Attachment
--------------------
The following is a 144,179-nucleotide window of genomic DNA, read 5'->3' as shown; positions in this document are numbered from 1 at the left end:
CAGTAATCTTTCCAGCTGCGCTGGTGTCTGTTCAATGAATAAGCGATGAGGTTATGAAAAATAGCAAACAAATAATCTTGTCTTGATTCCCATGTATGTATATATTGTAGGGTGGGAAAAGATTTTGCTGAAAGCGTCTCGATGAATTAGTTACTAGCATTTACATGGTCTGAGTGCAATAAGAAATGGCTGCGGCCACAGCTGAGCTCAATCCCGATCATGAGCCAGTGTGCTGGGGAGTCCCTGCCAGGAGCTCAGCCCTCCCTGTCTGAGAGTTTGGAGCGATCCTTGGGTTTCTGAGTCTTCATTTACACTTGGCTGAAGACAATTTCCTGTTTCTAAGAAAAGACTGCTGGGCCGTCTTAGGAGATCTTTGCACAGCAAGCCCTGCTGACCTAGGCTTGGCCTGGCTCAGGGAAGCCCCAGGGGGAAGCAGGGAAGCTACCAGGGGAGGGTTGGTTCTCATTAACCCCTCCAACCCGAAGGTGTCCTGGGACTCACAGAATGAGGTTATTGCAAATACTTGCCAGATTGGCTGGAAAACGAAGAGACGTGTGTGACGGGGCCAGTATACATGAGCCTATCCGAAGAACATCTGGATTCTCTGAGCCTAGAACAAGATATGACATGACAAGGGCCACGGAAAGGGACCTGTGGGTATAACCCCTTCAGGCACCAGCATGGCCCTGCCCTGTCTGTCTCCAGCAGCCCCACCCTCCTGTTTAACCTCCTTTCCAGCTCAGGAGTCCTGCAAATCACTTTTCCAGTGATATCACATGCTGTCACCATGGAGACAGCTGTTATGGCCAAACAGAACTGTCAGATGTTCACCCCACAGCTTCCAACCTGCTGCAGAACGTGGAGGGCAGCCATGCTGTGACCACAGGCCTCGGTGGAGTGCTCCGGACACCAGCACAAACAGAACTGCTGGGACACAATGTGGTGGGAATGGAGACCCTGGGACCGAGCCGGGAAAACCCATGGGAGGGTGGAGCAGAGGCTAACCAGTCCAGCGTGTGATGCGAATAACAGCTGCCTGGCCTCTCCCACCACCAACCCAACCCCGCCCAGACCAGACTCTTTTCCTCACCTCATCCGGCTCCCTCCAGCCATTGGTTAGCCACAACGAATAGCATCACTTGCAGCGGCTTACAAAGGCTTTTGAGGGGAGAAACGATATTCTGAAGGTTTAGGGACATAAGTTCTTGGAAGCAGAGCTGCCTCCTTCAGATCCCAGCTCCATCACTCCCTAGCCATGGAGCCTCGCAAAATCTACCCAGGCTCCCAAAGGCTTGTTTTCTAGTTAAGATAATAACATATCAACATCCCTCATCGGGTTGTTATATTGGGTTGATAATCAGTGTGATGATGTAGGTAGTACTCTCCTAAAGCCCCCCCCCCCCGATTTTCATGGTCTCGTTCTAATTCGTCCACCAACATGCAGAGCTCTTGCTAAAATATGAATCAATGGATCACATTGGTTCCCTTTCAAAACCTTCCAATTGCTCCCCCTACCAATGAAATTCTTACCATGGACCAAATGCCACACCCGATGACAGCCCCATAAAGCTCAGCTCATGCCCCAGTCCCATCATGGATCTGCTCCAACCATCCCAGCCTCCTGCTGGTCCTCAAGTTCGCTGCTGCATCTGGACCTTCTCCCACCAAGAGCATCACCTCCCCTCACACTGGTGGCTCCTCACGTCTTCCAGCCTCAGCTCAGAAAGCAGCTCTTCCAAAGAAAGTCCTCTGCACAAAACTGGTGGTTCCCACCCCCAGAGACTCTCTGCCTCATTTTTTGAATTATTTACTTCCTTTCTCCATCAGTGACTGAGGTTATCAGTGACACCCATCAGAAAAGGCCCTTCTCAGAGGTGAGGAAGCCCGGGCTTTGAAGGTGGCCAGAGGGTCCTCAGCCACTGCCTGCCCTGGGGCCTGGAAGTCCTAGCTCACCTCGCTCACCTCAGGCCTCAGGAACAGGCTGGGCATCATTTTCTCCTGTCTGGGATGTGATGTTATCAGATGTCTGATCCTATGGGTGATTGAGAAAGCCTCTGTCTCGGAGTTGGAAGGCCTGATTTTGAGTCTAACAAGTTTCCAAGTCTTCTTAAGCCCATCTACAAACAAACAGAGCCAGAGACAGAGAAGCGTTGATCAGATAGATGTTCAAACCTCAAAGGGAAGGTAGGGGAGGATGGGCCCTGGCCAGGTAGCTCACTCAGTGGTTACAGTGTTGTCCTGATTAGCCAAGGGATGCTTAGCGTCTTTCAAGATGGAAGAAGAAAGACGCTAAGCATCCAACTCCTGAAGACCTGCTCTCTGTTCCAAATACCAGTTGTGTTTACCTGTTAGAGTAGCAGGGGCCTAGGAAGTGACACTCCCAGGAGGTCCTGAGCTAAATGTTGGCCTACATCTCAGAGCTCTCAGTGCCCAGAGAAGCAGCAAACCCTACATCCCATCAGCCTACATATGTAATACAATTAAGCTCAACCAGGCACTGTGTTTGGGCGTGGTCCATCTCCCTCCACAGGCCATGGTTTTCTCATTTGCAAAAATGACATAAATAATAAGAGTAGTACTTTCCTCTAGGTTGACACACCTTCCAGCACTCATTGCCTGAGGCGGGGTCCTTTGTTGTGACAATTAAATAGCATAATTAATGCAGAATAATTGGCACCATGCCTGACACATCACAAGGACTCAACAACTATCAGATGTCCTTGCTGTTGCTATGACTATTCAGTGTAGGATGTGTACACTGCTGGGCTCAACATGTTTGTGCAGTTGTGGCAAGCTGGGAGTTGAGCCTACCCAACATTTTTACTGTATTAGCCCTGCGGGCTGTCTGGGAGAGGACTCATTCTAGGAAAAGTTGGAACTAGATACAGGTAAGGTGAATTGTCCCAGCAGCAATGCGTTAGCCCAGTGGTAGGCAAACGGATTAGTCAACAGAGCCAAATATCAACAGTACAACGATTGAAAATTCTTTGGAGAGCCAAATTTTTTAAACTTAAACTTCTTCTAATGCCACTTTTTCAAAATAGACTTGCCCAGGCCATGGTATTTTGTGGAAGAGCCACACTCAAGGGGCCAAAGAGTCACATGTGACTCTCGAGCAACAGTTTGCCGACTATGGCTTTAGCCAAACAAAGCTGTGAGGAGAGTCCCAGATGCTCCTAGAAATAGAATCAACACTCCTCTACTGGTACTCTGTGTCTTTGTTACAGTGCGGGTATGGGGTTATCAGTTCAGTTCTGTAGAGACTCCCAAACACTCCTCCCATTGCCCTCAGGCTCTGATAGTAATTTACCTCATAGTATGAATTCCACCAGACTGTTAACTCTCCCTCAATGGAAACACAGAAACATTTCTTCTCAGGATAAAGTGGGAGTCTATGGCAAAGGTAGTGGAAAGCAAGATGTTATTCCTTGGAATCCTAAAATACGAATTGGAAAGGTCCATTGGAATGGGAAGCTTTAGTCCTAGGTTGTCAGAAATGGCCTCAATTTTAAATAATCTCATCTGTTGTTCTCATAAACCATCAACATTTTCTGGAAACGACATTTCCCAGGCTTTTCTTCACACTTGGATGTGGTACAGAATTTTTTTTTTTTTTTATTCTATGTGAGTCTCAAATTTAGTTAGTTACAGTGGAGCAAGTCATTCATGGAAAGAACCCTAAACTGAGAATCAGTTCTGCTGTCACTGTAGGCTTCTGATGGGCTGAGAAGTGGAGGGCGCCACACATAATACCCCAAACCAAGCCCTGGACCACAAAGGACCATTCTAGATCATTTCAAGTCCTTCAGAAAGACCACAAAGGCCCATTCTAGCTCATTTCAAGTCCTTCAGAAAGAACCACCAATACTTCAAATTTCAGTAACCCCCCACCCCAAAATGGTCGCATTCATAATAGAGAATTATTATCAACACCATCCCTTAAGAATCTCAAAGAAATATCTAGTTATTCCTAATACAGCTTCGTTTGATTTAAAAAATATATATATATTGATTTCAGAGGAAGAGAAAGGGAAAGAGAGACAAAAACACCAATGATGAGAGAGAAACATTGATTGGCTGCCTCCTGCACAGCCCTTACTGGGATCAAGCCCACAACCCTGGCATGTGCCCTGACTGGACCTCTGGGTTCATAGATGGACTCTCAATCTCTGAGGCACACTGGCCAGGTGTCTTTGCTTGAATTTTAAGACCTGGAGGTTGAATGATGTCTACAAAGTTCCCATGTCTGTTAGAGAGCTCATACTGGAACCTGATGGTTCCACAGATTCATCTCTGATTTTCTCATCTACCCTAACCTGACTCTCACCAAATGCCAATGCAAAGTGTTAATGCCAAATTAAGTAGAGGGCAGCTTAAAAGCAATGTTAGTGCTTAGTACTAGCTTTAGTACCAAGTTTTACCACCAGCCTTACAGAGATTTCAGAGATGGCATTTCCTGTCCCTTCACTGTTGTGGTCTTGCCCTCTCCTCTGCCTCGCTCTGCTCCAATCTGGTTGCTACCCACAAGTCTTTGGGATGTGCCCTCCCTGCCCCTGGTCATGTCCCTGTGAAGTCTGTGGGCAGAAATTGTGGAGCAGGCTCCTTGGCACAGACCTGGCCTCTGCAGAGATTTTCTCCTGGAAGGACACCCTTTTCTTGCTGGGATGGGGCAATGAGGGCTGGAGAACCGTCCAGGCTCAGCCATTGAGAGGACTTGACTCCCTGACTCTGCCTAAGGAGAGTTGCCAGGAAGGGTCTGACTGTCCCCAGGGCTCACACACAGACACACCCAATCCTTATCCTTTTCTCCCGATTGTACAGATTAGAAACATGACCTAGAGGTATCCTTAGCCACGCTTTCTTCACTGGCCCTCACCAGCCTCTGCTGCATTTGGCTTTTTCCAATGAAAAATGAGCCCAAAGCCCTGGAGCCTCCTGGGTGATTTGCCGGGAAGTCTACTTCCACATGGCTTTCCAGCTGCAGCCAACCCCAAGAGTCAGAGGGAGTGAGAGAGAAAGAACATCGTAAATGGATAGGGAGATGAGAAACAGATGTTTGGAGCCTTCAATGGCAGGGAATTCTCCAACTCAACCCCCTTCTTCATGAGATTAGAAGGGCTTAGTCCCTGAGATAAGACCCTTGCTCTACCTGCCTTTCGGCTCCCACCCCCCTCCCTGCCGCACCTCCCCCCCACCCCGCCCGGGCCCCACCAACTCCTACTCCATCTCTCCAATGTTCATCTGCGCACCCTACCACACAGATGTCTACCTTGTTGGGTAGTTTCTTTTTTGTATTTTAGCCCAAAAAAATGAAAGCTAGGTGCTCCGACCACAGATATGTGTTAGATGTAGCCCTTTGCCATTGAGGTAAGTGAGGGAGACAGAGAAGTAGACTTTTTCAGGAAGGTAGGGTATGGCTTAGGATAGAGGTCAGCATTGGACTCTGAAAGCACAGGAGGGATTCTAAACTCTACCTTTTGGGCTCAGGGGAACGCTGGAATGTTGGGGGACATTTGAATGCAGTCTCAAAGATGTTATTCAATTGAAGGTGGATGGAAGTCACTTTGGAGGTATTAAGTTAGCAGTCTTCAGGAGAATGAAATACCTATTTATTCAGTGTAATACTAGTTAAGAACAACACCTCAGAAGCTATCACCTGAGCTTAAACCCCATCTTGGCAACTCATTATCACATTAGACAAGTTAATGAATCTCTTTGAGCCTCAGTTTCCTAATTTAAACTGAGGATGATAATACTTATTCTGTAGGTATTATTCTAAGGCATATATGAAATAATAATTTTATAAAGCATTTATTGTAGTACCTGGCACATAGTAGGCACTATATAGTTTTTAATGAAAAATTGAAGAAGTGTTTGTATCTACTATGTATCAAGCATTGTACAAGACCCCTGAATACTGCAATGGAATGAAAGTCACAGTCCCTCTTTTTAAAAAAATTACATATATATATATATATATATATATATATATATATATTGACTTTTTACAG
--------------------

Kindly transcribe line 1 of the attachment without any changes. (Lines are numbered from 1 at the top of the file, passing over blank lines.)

The following is a 144,179-nucleotide window of genomic DNA, read 5'->3' as shown; positions in this document are numbered from 1 at the left end: